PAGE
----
A NUMBERS GAME
Real estate prices throughout B.C. track the economic changes of the past decade. And it’s not over yet as average 2017 prices show an increase
A lot can happen in a decade. Consider the factors affecting the B.C. real estate market in the past decade: the 2007-08 financial crisis; the ensuing recession; changes in mortgage policies and interest rates; and the soaring home prices in Vancouver that have affected everyone from millennials to retirees seeking affordability.
Here’s a closer look at how the market has shifted over the years, with the most recent statistics from the British Columbia Real Estate Association (BCREA).
The northern region of Prince Rupert, Kitimat, Smithers and area, plus Prince George and Williams Lake is changing rapidly with enormous increases in property values. Specifically, Prince Rupert is home to one of the largest increases with a 70 per cent rise in average home prices (second only to Greater Vancouver’s increase of nearly 81 per cent).
“Prince Rupert, Kitimat and even Smithers have had very significant changes in prices,” says Brendon Ogmundson, deputy chief economist at the BCREA, the professional association for about 23,000 realtors that works with the province’s 11 real estate boards. “Prices were low, then were driven higher by speculation related to LNG projects”
“A lot of those areas in the north really ramped up pre-2014 and then were fairly soft after oil prices crashed,” he adds. “We’re starting to see a lot of markets in the north start to pick up over the last year, a kind of rebound story. The north is particularly strong right now at a time when a lot of other markets are starting to weaken.”
On Vancouver Island, Ogmundson says it’s a retirees’ story in places such as Parksville and Port Alberni, which also includes Tofino and Ucluelet. “A lot of that is retiree demand spreading out from Metro Vancouver and looking for more affordable housing. It’s drawing recreational home buyers as well.”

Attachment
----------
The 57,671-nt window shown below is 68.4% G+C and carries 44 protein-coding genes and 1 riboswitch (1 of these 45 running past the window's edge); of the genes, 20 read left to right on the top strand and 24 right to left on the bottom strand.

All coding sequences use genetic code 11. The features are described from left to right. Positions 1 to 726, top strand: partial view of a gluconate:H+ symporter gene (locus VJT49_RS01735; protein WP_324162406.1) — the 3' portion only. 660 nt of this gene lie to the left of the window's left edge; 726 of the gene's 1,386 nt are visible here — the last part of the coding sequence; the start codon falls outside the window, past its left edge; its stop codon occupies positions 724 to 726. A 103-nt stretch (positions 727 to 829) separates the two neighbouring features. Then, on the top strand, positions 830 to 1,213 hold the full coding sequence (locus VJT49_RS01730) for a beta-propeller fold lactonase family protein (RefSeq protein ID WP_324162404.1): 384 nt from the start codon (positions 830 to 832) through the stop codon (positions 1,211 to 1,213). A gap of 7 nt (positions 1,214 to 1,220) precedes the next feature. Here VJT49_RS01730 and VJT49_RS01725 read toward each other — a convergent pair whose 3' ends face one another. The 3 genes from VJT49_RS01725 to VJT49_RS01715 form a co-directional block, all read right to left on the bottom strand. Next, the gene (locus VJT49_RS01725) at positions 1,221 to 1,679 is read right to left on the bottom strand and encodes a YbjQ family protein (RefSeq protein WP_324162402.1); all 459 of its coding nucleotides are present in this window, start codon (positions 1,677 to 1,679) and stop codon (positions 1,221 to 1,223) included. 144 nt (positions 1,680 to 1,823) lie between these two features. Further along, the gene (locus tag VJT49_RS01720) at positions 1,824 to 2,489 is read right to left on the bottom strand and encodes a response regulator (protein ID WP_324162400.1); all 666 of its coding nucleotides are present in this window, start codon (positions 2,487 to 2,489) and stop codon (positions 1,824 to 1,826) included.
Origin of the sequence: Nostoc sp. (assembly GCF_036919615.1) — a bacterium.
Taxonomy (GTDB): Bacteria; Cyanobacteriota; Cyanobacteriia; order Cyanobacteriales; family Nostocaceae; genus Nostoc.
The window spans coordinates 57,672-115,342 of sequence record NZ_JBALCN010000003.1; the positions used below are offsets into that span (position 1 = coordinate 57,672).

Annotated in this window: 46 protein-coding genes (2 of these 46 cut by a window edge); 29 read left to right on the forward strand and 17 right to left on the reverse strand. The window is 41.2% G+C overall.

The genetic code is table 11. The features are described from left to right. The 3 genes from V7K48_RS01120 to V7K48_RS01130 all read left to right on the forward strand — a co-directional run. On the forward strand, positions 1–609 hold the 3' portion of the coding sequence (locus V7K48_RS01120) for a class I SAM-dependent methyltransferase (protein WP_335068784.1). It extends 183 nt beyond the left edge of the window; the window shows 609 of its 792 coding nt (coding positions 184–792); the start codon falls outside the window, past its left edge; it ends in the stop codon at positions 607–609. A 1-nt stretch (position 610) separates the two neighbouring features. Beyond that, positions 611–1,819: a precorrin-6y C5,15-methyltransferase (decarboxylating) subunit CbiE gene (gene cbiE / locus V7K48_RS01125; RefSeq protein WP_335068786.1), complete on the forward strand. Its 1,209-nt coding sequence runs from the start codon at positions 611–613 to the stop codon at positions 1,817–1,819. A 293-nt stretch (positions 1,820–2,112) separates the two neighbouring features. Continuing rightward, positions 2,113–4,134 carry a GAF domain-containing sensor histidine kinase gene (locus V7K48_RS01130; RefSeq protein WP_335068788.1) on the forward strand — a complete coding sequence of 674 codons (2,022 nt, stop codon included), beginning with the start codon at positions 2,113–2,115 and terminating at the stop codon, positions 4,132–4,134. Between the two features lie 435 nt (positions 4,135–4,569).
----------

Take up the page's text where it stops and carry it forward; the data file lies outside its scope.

As for the eastern side of the Island, Ogmundson says Nanaimo has had a pretty big run in recent years, but it’s cooling down, especially with new mortgage rules. “The slightly larger markets that have had a big run-up in price are going to be really affected by the new mortgage rules,” he says.
And it seemed that almost any place outside of Greater Vancouver witnessed a monumental shift.
“After 2014, markets were favouring new homebuyers, especially young families buying homes for the first time and moving out of Vancouver for more affordable housing,” Ogmundson says. “Places like Chilliwack especially saw gains because they’re still close to Metro Vancouver. Nanaimo and even Victoria and Prince George to some extent, saw some of that demand: the push for people leaving the Lower Mainland for more affordable housing.”
And that push also extended to the Interior or where retirees, but also millennials and young people, looked to put down roots.
“They’re looking for affordable housing,” says Ogmundson. “A lot of the increases you’re seeing in that 10-year period in the Okanagan or the island happened after about 2014,” he says. “Prices were basically flat for about seven years right after the financial crisis. There was a ton of supply on the island and in the Okanagan in the period before the financial crisis; there was a lot of construction and then demand went to zero almost overnight after the financial crisis and the recession. And that meant a huge overhang of supply, especially condos, and prices didn’t go anywhere. Most of the uptick has been since 2014; prices really ramped up.” –Gail Johnson